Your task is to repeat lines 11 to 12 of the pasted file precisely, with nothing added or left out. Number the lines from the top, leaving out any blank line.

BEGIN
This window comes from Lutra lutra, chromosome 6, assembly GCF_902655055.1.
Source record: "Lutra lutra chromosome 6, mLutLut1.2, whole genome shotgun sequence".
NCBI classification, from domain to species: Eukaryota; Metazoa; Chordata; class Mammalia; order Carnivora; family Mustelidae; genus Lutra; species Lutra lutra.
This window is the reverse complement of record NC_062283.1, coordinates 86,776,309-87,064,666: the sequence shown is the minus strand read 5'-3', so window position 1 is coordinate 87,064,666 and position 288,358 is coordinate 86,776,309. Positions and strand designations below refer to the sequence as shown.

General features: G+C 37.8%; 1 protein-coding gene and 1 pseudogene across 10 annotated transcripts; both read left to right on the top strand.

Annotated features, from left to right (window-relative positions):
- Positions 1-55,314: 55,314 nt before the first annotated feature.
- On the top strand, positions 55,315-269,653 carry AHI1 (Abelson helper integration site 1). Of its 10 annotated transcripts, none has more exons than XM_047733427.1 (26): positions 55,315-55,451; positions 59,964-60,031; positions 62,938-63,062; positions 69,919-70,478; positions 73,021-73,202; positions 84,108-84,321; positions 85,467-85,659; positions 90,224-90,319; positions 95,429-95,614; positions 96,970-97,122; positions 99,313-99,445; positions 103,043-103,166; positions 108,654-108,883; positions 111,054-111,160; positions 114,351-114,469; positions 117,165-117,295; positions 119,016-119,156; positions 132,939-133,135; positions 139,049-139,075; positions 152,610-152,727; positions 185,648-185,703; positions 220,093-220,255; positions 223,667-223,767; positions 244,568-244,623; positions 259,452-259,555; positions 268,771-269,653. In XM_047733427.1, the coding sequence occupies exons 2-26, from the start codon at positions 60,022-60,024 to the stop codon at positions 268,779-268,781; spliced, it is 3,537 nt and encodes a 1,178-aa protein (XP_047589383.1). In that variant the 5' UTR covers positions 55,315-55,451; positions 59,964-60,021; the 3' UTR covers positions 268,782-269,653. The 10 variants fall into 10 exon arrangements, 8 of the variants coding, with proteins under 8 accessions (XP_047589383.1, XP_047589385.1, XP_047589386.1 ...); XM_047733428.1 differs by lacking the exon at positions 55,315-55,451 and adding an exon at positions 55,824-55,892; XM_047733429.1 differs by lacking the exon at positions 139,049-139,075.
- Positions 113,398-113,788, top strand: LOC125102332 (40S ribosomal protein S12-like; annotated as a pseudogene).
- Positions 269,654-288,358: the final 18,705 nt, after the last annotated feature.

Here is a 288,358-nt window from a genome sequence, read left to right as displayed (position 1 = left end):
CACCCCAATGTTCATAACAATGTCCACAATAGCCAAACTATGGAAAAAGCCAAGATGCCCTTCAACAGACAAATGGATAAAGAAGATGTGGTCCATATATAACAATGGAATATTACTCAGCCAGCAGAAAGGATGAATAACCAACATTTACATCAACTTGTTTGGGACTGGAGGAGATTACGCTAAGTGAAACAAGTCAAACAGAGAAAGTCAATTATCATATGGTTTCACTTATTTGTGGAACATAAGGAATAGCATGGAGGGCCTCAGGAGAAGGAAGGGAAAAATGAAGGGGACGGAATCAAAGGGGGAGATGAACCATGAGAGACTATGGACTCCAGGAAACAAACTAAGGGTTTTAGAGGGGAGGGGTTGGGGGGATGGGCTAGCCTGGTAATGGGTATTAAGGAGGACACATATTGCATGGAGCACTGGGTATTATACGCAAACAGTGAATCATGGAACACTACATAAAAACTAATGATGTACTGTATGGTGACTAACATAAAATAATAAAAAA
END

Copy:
Here is a 288,358-nt window from a genome sequence, read left to right as displayed (position 1 = left end):
CACCCCAATGTTCATAACAATGTCCACAATAGCCAAACTATGGAAAAAGCCAAGATGCCCTTCAACAGACAAATGGATAAAGAAGATGTGGTCCATATATAACAATGGAATATTACTCAGCCAGCAGAAAGGATGAATAACCAACATTTACATCAACTTGTTTGGGACTGGAGGAGATTACGCTAAGTGAAACAAGTCAAACAGAGAAAGTCAATTATCATATGGTTTCACTTATTTGTGGAACATAAGGAATAGCATGGAGGGCCTCAGGAGAAGGAAGGGAAAAATGAAGGGGACGGAATCAAAGGGGGAGATGAACCATGAGAGACTATGGACTCCAGGAAACAAACTAAGGGTTTTAGAGGGGAGGGGTTGGGGGGATGGGCTAGCCTGGTAATGGGTATTAAGGAGGACACATATTGCATGGAGCACTGGGTATTATACGCAAACAGTGAATCATGGAACACTACATAAAAACTAATGATGTACTGTATGGTGACTAACATAAAATAATAAAAAA